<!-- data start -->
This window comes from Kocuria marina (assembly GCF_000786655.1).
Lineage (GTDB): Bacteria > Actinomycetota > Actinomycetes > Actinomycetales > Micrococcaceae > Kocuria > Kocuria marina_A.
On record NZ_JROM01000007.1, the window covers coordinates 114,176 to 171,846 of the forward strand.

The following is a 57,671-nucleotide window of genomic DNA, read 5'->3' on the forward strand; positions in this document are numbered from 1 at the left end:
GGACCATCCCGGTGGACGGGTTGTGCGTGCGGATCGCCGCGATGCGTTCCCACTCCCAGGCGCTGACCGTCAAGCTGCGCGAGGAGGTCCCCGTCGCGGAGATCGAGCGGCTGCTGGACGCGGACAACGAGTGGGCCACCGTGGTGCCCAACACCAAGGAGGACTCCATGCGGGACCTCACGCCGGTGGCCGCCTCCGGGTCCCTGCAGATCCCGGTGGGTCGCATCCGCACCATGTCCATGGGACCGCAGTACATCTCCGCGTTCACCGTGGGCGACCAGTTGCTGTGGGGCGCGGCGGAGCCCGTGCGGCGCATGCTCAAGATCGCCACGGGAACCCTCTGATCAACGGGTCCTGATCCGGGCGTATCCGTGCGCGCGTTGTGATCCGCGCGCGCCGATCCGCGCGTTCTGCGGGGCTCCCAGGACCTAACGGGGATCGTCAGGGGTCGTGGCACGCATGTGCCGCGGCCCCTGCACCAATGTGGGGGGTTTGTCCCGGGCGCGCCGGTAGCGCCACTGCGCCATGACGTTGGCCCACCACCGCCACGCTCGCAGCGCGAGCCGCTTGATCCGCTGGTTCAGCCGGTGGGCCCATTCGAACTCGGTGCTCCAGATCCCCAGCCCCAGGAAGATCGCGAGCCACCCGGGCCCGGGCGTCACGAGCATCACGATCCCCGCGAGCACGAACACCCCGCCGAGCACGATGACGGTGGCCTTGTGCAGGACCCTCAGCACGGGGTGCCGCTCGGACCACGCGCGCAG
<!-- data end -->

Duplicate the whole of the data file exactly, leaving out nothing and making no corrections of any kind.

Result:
This window comes from Kocuria marina (assembly GCF_000786655.1).
Lineage (GTDB): Bacteria > Actinomycetota > Actinomycetes > Actinomycetales > Micrococcaceae > Kocuria > Kocuria marina_A.
On record NZ_JROM01000007.1, the window covers coordinates 114,176 to 171,846 of the forward strand.

The following is a 57,671-nucleotide window of genomic DNA, read 5'->3' on the forward strand; positions in this document are numbered from 1 at the left end:
GGACCATCCCGGTGGACGGGTTGTGCGTGCGGATCGCCGCGATGCGTTCCCACTCCCAGGCGCTGACCGTCAAGCTGCGCGAGGAGGTCCCCGTCGCGGAGATCGAGCGGCTGCTGGACGCGGACAACGAGTGGGCCACCGTGGTGCCCAACACCAAGGAGGACTCCATGCGGGACCTCACGCCGGTGGCCGCCTCCGGGTCCCTGCAGATCCCGGTGGGTCGCATCCGCACCATGTCCATGGGACCGCAGTACATCTCCGCGTTCACCGTGGGCGACCAGTTGCTGTGGGGCGCGGCGGAGCCCGTGCGGCGCATGCTCAAGATCGCCACGGGAACCCTCTGATCAACGGGTCCTGATCCGGGCGTATCCGTGCGCGCGTTGTGATCCGCGCGCGCCGATCCGCGCGTTCTGCGGGGCTCCCAGGACCTAACGGGGATCGTCAGGGGTCGTGGCACGCATGTGCCGCGGCCCCTGCACCAATGTGGGGGGTTTGTCCCGGGCGCGCCGGTAGCGCCACTGCGCCATGACGTTGGCCCACCACCGCCACGCTCGCAGCGCGAGCCGCTTGATCCGCTGGTTCAGCCGGTGGGCCCATTCGAACTCGGTGCTCCAGATCCCCAGCCCCAGGAAGATCGCGAGCCACCCGGGCCCGGGCGTCACGAGCATCACGATCCCCGCGAGCACGAACACCCCGCCGAGCACGATGACGGTGGCCTTGTGCAGGACCCTCAGCACGGGGTGCCGCTCGGACCACGCGCGCAG